Could it be that wars are fought for no good reason, but that they are always justified in terms of something that sounds attractive or valuable to whoever they're being justified to at the moment? (This is in the context of modern, useless wars, not pre-1950s conquests which were obviously about stealing as much as possible.)

Why do you assume no good reasons when there were obvious economic and political incentives for the attacking parties in said "modern, useless wars" conflicts?

Note it doesn't have to be one obvious incentive. A government has many parties with differing incentives. But sometimes, a lot of those parties stand to simultaneously benefit from a war.

Basically, Hanlon's handgun[0], not Hanlon's razor.


[0] - https://news.ycombinator.com/item?id=21691282

It could be that wars are fought for many reasons and we cannot abstract a general rule that is valid for all or even most wars.

I yearn for the heady days back when politicians used to attempt to justify wars, now the media just pretends we aren't in what seven? of them currently.

I'd counter and say that natural resources are one, probably the most significant symbol of status with which wars and their outcome are negotiated. But the war outcome itself, rather than diplomatic or market solutions, is specifically the result of evaluation of relative symbolic status rather than underlying resource needs.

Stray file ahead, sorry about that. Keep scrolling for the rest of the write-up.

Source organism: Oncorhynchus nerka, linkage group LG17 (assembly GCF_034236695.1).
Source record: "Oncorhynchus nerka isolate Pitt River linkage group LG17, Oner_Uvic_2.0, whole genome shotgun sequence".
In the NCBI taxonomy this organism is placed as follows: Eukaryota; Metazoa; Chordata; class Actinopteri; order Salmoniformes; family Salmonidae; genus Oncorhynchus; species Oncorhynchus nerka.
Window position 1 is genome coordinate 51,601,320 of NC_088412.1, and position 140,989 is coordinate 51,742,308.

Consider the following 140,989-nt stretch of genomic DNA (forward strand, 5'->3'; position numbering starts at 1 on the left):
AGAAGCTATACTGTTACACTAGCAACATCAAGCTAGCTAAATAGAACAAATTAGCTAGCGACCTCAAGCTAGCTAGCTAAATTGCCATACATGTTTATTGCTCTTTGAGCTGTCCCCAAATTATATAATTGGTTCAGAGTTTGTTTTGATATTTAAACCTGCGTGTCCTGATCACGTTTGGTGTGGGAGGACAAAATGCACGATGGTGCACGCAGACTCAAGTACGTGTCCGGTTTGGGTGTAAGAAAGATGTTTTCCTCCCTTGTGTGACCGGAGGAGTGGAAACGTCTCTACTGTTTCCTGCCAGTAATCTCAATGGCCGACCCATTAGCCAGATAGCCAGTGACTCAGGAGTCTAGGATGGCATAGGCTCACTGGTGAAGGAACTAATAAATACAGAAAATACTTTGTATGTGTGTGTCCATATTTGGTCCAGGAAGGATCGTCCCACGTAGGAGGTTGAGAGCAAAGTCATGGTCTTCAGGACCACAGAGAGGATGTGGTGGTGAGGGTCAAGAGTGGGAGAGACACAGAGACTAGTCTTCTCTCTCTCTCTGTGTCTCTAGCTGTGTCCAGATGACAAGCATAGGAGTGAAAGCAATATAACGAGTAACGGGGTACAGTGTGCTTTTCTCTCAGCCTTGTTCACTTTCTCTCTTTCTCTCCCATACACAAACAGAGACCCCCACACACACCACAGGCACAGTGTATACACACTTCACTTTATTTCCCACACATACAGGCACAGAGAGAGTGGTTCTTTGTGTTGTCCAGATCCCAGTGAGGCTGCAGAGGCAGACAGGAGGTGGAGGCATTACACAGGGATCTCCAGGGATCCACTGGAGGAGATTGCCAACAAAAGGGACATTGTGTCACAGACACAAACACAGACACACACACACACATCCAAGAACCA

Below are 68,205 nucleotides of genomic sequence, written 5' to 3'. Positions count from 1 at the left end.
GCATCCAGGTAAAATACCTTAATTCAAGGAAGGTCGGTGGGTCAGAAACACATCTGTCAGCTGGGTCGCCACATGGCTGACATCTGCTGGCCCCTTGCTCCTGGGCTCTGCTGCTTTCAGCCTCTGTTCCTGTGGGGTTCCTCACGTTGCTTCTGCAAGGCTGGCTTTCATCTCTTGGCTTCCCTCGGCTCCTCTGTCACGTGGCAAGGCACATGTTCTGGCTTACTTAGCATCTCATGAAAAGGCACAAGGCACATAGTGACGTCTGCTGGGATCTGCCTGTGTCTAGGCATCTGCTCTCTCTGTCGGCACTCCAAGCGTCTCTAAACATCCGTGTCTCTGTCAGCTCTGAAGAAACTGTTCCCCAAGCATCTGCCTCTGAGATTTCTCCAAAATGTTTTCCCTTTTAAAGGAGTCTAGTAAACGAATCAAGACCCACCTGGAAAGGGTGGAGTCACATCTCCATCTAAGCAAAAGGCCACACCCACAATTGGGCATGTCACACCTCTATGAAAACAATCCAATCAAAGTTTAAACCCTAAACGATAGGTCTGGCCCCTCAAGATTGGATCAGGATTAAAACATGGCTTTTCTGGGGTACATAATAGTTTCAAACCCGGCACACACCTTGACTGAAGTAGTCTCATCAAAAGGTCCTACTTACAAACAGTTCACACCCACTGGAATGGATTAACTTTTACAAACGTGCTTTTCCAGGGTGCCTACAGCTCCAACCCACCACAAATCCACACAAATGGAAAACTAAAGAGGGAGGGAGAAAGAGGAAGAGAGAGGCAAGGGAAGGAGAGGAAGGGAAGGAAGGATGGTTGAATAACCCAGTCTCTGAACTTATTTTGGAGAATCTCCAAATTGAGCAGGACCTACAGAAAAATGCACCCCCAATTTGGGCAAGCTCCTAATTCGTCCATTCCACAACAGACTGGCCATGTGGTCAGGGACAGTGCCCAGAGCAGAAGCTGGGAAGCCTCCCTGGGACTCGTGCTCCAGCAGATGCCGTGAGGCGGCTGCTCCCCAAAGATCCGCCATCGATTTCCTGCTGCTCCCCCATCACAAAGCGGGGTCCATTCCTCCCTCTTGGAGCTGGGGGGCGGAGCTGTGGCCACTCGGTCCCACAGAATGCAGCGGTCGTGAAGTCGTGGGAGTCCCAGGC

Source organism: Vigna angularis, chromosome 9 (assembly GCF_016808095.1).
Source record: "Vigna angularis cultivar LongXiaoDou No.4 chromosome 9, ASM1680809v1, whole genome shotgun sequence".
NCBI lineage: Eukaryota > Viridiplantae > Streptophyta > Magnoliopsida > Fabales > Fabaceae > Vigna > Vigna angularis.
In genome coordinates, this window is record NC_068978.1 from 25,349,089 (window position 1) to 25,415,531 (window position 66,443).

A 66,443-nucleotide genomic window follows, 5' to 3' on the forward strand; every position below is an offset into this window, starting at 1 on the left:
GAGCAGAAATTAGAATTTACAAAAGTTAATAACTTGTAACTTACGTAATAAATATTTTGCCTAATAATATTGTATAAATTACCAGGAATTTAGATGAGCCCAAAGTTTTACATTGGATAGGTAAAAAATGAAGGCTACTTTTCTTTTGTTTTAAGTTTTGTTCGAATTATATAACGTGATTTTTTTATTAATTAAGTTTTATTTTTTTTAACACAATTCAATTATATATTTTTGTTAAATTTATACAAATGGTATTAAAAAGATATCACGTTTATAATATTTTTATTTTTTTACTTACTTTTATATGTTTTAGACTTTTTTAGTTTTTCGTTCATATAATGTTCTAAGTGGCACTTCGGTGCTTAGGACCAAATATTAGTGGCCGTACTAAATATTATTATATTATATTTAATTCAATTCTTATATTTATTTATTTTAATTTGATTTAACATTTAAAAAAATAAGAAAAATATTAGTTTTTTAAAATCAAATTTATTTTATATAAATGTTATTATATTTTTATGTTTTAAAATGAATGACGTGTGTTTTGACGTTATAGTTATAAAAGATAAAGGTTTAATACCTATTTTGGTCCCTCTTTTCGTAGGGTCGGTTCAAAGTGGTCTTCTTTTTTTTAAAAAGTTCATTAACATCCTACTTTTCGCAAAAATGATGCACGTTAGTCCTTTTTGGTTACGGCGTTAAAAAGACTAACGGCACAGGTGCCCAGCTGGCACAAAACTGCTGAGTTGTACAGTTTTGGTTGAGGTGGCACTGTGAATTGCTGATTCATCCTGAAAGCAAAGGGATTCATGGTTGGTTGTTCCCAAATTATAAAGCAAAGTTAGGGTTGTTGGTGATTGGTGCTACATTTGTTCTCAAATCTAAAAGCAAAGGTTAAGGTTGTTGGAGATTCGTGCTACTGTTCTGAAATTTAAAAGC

Examples: WW I was the result of royal jealousy over who had better navy boats. WW II was fought when a whole cultural identity perceived itself to have loss of status after the fall of Austrian Empire. Vietnam and the cold wars had to do with the ongoing symbolic struggle for status between different factions of aristocratic, government, or corporate interests, etc. And all the mercenary forces enabling the conflict were interested in those resources as status symbols rather than any underlying need for or lack of resources.

Same with global water supply. If the question is, how does everyone get enough water, then it's a practical problem which war only hurts. But if the question is, who controls access to what water, then it's a matter of symbolic status and war is inevitable.

This is why the argument is tough tho, because natural resources are a primary status symbol, so we say "resource war". But I think it's important to talk about the distinction because the difference is life and death.

If you think that historians, philosophers, international relations scholars and the general public have 0 critical thinking skills, you could reach that conclusion.

Realistically though, this is not the case. Although many wars are built on lies that may be believable at the outset, the public eventually tends to understand and the mood shifts. We have seen this in Vietnam and Iraq more recently.